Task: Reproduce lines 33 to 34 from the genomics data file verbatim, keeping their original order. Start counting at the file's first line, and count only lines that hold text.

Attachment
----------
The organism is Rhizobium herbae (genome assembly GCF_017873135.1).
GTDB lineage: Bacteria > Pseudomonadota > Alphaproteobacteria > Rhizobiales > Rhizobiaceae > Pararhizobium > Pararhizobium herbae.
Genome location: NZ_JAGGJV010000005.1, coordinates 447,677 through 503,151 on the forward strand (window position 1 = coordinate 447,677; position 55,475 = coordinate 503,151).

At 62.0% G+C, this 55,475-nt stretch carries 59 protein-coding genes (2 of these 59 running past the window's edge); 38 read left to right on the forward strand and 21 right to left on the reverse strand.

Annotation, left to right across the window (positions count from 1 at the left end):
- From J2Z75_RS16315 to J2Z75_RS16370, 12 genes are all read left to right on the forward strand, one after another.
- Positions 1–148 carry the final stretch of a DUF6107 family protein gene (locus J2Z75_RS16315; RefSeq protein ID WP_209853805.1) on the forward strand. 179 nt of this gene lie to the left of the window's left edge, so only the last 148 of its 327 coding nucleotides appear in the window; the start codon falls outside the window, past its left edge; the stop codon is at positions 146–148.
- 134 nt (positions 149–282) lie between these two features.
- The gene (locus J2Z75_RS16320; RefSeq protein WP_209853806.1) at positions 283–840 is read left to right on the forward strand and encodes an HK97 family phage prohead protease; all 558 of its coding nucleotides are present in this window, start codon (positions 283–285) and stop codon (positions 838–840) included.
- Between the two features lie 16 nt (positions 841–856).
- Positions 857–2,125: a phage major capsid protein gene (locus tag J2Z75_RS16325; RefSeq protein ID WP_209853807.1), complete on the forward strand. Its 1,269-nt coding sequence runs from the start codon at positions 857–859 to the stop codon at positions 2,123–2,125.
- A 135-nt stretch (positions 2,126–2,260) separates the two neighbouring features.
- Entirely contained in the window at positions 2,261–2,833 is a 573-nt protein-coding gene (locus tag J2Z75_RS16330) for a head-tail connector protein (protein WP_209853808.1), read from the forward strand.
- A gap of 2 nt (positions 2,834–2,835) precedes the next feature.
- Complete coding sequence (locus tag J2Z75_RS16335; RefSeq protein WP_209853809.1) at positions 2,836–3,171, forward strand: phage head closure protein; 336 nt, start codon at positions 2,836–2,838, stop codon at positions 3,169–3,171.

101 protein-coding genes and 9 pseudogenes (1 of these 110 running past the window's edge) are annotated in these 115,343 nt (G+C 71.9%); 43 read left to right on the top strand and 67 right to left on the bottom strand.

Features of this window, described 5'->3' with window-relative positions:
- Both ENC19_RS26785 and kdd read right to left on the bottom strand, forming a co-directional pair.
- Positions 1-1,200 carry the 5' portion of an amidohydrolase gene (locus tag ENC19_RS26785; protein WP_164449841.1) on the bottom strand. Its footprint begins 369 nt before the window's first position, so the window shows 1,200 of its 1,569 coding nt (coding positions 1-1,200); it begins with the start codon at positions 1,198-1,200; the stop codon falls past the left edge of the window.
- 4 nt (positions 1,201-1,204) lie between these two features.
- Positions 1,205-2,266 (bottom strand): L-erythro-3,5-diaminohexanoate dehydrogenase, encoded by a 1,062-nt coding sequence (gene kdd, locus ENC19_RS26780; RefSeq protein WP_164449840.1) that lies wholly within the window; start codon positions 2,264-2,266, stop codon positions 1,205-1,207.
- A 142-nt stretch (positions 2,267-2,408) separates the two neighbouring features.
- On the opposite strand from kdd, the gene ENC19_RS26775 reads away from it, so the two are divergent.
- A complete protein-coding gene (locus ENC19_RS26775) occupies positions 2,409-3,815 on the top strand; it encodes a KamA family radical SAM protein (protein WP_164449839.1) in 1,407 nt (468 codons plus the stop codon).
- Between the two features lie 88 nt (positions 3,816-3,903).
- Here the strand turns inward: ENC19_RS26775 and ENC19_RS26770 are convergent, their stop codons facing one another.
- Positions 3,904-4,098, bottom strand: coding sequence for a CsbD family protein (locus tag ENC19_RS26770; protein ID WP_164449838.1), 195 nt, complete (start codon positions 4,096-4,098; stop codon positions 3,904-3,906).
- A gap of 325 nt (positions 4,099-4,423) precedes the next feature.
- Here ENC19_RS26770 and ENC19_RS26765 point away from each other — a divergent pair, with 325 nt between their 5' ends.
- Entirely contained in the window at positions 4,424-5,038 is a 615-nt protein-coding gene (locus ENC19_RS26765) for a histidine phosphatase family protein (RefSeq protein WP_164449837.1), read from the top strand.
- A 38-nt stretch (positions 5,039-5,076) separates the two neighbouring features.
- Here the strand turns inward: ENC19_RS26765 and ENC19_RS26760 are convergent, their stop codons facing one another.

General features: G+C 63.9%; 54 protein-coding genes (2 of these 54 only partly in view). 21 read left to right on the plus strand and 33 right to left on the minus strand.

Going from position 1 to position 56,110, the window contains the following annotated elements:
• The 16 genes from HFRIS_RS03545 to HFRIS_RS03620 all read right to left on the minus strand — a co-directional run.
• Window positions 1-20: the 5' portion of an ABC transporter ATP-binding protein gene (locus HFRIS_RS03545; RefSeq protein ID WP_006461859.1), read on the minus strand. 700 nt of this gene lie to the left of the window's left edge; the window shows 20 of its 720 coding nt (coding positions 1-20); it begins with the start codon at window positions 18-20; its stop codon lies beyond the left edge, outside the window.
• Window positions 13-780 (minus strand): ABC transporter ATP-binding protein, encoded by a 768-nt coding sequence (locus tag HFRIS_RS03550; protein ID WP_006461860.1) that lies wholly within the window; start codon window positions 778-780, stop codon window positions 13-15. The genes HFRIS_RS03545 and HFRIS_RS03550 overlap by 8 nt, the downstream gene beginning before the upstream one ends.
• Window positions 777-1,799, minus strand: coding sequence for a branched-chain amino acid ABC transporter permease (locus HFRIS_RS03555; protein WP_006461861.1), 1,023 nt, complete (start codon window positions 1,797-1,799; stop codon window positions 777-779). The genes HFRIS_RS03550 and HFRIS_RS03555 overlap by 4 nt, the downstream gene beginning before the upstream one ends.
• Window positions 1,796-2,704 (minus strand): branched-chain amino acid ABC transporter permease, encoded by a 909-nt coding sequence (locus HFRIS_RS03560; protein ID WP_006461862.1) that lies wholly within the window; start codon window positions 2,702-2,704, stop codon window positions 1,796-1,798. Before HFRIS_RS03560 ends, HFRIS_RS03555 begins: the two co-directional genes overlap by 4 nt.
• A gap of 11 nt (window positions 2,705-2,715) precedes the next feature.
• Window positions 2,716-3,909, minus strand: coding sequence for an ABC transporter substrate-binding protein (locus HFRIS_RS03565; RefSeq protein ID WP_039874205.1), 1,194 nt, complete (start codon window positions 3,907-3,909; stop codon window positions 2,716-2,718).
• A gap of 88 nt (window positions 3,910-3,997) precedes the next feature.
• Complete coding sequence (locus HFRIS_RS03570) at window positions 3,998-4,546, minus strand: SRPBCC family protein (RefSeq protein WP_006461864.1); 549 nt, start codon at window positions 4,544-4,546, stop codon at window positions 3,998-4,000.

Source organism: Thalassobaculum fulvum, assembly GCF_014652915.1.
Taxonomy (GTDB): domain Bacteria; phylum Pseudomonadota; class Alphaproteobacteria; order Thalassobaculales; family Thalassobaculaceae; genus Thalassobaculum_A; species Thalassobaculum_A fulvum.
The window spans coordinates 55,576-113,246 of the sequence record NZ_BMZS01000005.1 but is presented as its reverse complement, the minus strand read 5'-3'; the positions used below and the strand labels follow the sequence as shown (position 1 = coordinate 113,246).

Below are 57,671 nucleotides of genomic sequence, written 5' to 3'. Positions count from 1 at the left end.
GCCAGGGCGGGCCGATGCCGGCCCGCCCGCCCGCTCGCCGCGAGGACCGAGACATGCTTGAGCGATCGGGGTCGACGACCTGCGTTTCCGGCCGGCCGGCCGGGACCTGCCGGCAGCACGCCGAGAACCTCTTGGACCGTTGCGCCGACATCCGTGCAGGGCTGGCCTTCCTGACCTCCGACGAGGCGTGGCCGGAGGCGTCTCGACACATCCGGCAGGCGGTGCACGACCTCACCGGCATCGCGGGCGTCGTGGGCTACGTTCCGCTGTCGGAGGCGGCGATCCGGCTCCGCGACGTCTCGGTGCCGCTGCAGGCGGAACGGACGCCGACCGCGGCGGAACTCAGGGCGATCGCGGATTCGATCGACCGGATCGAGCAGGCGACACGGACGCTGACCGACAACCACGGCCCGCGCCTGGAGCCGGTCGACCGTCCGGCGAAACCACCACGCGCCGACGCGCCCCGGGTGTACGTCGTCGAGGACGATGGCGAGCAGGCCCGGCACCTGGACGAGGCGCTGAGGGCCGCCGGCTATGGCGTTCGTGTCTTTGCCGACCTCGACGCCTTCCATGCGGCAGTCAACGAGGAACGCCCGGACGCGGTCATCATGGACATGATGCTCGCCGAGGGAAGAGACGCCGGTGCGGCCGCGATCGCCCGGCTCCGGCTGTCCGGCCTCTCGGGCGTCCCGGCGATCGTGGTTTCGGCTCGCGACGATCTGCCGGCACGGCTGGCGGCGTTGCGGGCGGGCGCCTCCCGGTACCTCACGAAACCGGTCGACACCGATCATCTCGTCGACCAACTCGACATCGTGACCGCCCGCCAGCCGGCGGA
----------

General features: G+C 63.9%; 54 protein-coding genes (2 of these 54 only partly in view). 21 read left to right on the plus strand and 33 right to left on the minus strand.

Going from position 1 to position 56,110, the window contains the following annotated elements: